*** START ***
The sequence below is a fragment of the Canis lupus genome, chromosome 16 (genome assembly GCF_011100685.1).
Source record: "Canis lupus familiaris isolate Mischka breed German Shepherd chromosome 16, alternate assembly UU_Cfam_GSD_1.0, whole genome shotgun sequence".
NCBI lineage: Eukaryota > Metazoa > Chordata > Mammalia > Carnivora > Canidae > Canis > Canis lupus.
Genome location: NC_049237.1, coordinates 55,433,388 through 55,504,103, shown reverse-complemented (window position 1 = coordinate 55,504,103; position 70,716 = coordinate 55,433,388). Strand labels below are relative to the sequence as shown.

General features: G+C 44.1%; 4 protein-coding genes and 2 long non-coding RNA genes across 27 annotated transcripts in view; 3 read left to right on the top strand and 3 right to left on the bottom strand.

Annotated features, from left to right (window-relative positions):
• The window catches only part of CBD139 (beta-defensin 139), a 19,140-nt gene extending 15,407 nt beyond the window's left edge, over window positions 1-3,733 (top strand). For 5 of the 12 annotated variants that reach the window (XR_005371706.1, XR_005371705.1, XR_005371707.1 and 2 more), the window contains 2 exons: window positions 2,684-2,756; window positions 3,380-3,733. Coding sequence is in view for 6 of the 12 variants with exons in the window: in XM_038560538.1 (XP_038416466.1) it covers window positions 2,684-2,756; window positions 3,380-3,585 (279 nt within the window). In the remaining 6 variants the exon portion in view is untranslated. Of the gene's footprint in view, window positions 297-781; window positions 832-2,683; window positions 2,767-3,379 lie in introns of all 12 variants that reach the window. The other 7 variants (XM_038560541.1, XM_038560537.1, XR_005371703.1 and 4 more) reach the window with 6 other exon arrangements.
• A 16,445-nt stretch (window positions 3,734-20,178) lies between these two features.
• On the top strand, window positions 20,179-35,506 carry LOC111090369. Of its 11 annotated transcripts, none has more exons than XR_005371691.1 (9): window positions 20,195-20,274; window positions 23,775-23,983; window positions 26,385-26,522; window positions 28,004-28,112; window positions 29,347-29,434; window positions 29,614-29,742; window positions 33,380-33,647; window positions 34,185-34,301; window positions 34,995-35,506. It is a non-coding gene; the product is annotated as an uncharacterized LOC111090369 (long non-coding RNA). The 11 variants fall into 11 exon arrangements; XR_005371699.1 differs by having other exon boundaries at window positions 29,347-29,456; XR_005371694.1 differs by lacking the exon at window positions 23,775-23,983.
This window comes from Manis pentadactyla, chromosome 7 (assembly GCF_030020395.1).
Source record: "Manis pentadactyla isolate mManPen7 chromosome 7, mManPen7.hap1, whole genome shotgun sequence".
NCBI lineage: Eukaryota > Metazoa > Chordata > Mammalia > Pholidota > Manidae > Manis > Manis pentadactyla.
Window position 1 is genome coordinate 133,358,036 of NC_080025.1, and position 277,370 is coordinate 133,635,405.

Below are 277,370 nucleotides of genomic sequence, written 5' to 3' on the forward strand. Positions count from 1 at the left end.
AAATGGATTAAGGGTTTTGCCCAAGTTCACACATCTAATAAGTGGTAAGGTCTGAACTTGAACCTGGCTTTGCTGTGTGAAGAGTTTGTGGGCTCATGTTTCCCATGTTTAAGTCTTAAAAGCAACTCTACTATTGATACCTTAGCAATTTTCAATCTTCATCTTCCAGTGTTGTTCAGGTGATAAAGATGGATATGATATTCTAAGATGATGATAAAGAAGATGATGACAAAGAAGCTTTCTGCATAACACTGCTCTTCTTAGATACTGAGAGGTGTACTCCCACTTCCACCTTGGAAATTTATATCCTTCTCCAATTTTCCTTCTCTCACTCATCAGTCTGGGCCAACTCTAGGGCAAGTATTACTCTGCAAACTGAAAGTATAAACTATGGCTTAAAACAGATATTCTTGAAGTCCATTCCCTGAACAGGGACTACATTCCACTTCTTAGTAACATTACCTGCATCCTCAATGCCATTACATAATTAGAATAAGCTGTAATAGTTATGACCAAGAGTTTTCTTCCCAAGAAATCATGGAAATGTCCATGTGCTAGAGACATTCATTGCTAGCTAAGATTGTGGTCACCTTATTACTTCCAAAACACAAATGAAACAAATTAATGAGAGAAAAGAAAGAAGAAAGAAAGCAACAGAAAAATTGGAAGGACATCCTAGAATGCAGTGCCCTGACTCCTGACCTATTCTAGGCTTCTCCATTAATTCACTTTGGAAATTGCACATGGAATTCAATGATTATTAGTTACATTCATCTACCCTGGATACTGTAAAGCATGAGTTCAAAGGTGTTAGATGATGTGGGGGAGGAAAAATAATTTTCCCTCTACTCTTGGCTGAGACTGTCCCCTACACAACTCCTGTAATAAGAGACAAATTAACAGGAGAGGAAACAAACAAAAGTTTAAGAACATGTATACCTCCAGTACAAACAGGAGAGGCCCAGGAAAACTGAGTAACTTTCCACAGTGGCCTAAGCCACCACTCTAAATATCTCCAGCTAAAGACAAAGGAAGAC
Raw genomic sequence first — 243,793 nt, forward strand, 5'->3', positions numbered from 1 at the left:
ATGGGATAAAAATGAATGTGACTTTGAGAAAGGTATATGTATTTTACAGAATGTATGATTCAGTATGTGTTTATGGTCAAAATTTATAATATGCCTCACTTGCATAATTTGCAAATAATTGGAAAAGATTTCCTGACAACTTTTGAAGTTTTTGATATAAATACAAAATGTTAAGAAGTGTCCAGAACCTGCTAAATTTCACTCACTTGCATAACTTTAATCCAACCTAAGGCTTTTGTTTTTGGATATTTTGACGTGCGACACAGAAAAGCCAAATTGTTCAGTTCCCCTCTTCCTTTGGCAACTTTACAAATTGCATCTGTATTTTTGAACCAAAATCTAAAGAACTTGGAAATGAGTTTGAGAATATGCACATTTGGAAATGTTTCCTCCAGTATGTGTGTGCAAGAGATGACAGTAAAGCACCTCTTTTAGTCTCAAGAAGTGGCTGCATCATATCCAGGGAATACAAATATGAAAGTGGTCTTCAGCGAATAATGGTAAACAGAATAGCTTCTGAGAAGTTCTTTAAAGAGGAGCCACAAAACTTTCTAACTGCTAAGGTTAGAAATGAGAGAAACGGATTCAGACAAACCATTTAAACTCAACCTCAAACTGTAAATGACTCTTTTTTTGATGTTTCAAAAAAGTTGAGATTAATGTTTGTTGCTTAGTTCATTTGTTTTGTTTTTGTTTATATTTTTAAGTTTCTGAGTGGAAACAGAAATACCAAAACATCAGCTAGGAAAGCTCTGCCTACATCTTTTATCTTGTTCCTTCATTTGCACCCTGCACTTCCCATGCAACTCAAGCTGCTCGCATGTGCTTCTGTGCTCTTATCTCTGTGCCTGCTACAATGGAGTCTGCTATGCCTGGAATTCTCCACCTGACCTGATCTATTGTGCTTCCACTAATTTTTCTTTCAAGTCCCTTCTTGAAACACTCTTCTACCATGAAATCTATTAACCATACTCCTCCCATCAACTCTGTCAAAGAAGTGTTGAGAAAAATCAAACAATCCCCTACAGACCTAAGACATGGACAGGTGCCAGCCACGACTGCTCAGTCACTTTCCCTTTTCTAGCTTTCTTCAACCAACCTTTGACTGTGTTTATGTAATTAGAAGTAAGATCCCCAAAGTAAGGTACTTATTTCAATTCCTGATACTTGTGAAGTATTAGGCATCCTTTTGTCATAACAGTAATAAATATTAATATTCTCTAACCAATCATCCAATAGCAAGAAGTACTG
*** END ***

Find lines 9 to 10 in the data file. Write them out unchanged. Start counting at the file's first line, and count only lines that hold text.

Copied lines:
• On the top strand, window positions 20,179-35,506 carry LOC111090369. Of its 11 annotated transcripts, none has more exons than XR_005371691.1 (9): window positions 20,195-20,274; window positions 23,775-23,983; window positions 26,385-26,522; window positions 28,004-28,112; window positions 29,347-29,434; window positions 29,614-29,742; window positions 33,380-33,647; window positions 34,185-34,301; window positions 34,995-35,506. It is a non-coding gene; the product is annotated as an uncharacterized LOC111090369 (long non-coding RNA). The 11 variants fall into 11 exon arrangements; XR_005371699.1 differs by having other exon boundaries at window positions 29,347-29,456; XR_005371694.1 differs by lacking the exon at window positions 23,775-23,983.
This window comes from Manis pentadactyla, chromosome 7 (assembly GCF_030020395.1).